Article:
Re: [manet] Benoit Claise's No Objection on draft-ietf-manet-olsrv2-sec-threats-03: (with COMMENT)

Benoit Claise <bclaise@cisco.com> Thu, 12 January 2017 07:35 UTC

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To: Jiazi Yi <ietf@jiaziyi.com>
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From: Benoit Claise <bclaise@cisco.com>
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Date: Thu, 12 Jan 2017 08:34:56 +0100
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Cc: victor@jvknet.com, manet <manet@ietf.org>, draft-ietf-manet-olsrv2-sec-threats@ietf.org, The IESG <iesg@ietf.org>, Mobile Ad-hoc Networks Working Group <manet-chairs@ietf.org>
Subject: Re: [manet] Benoit Claise's No Objection on draft-ietf-manet-olsrv2-sec-threats-03: (with COMMENT)
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Thanks Jiazi,

Regards, B.
> Dear Benoit,
>
> Thanks very much for your detailed review.
> A new revision (-04) has been updated considering the comments provided.
>
> Other than the editorial issues, we added a short subsection 6.3 to call out the importance of correct deployment for mitigating some of the vulnerabilities.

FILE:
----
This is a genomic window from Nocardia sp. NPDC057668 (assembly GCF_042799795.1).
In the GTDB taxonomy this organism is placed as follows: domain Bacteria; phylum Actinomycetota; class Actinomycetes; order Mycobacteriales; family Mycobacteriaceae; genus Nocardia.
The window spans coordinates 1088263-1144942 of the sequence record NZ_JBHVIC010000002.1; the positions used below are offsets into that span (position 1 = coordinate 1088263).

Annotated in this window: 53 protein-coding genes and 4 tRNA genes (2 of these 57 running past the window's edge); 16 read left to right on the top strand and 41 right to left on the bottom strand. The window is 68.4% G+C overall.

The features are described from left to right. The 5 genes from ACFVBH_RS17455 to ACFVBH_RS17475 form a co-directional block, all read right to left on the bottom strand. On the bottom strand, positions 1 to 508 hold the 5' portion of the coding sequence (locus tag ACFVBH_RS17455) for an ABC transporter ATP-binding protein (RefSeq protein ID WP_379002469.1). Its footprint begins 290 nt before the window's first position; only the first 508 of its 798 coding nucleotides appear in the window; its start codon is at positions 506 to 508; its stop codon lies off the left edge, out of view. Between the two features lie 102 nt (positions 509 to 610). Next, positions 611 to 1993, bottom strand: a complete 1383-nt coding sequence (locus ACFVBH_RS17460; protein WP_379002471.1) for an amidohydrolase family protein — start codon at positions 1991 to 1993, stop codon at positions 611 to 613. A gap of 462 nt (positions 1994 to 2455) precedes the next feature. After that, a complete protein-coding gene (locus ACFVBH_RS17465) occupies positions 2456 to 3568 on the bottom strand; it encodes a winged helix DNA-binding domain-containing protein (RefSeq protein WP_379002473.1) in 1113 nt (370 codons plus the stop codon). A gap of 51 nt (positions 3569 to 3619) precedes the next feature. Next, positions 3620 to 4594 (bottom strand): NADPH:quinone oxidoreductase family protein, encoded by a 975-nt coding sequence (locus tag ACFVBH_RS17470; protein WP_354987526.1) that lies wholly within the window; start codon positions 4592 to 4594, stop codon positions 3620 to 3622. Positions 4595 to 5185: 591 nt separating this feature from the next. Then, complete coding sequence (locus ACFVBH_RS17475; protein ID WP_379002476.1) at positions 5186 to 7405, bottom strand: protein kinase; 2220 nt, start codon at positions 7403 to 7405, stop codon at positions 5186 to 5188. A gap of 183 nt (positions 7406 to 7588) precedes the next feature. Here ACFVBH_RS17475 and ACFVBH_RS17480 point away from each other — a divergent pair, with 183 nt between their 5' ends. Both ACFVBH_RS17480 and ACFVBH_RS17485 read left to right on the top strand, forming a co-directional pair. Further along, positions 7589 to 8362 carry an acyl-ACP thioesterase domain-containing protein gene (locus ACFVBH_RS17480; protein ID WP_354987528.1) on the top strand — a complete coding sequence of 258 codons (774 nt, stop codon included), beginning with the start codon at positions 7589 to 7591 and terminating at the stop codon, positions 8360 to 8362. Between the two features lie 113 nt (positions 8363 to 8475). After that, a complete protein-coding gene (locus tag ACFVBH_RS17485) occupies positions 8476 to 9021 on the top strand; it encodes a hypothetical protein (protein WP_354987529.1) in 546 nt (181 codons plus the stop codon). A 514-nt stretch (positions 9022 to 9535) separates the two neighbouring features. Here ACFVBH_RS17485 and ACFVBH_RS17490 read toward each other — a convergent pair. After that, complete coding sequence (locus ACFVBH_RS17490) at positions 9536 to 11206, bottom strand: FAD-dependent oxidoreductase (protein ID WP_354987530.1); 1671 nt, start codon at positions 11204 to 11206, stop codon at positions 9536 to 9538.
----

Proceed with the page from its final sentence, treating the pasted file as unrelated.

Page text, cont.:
>
> regards
>
> Jiazi
>
>> On 5 Jan 2017, at 09:34, Benoit Claise <bclaise@cisco.com> wrote:
>>
>> Benoit Claise has entered the following ballot position for
>> draft-ietf-manet-olsrv2-sec-threats-03: No Objection
>>
>> When responding, please keep the subject line intact and reply to all
>> email addresses included in the To and CC lines. (Feel free to cut this
>> introductory paragraph, however.)
>>
>>
>> Please refer to https://www.ietf.org/iesg/statement/discuss-criteria.html
>> for more information about IESG DISCUSS and COMMENT positions.
>>
>>
>> The document, along with other ballot positions, can be found here:
>> https://datatracker.ietf.org/doc/draft-ietf-manet-olsrv2-sec-threats/
>>
>>
>>
>> ----------------------------------------------------------------------
>> COMMENT:
>> ----------------------------------------------------------------------
>>
>> Below is cut/pasted Victor Kuarsingh's OPS DIR review.
>>
>> Summary:
>>
>> The document analyzes currently assessed (known) security threats for the
>> OLSRv2 protocol and how these threats may impact a Mobile Ad Hoc Network
>> (MANET).  The document points to reference documents such as RFC7186,
>> RFC7183, RFC7188 and RFC7181 and expands on the explanation of security
>> vulnerabilities and how such vulnerabilities can be mitigated by
>> currently documented security mechanisms.
>>
>> Text updates (suggestions / recommendations) are provided below the